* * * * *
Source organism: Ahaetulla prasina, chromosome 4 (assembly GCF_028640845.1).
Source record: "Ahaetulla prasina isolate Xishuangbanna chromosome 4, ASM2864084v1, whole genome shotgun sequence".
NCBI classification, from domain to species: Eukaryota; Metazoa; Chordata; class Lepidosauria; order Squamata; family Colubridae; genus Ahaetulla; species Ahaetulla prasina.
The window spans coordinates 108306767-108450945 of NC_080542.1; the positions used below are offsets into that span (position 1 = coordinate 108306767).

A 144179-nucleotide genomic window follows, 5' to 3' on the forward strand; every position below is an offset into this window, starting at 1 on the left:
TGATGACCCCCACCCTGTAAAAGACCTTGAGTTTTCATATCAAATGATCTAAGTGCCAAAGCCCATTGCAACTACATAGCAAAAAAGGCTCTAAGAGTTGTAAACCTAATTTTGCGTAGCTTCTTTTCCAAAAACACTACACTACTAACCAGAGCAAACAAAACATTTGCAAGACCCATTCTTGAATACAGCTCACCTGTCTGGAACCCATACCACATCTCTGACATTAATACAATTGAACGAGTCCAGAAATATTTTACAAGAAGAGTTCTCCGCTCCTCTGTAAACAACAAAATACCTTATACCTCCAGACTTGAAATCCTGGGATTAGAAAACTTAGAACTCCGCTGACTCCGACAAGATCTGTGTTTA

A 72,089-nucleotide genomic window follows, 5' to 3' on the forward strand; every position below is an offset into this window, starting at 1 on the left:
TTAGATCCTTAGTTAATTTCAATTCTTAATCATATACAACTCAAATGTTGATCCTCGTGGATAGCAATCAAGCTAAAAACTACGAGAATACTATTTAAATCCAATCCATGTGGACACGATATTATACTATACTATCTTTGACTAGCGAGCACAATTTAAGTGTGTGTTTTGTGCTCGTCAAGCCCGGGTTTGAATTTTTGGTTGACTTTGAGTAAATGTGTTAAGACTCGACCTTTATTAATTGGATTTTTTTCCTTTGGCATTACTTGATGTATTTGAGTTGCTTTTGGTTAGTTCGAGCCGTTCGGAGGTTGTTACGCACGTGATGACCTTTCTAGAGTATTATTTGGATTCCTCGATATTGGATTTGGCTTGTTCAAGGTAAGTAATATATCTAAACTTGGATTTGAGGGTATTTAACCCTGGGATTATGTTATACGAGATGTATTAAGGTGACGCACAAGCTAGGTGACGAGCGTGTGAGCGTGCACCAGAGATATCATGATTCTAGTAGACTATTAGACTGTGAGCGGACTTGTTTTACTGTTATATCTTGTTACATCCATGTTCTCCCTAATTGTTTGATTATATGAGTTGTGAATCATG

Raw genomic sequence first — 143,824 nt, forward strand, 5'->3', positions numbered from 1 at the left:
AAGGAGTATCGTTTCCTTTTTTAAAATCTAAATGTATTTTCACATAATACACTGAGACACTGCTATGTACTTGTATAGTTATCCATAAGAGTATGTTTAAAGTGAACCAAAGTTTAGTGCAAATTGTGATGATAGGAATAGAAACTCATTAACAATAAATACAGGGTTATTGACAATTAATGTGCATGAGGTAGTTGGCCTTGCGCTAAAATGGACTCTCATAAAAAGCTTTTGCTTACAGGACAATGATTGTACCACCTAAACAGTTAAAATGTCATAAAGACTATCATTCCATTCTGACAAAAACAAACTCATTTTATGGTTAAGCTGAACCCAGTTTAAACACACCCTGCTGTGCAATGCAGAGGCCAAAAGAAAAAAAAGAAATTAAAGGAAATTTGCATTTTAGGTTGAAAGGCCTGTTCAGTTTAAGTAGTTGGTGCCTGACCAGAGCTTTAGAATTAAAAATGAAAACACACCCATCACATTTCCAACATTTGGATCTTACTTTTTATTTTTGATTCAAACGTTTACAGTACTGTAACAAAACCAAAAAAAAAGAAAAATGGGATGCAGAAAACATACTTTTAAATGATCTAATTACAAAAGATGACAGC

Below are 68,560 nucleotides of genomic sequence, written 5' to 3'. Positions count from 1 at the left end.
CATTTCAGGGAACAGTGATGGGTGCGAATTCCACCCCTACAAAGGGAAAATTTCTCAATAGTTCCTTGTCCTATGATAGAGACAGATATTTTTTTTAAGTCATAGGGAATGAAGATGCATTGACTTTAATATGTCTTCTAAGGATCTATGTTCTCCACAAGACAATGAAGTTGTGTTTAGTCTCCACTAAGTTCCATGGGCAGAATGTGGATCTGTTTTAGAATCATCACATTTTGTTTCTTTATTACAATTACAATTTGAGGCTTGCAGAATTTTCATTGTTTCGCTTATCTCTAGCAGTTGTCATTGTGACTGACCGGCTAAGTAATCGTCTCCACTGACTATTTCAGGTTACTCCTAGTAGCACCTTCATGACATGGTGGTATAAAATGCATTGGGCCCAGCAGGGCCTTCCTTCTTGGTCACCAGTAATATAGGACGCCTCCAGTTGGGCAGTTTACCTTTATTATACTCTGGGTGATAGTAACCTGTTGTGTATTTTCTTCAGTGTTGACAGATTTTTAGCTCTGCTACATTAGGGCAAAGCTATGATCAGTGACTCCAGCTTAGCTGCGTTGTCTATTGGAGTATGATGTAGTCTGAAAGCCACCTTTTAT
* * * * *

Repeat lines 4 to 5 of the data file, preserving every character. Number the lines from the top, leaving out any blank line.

The window spans coordinates 108306767-108450945 of NC_080542.1; the positions used below are offsets into that span (position 1 = coordinate 108306767).

A 144179-nucleotide genomic window follows, 5' to 3' on the forward strand; every position below is an offset into this window, starting at 1 on the left: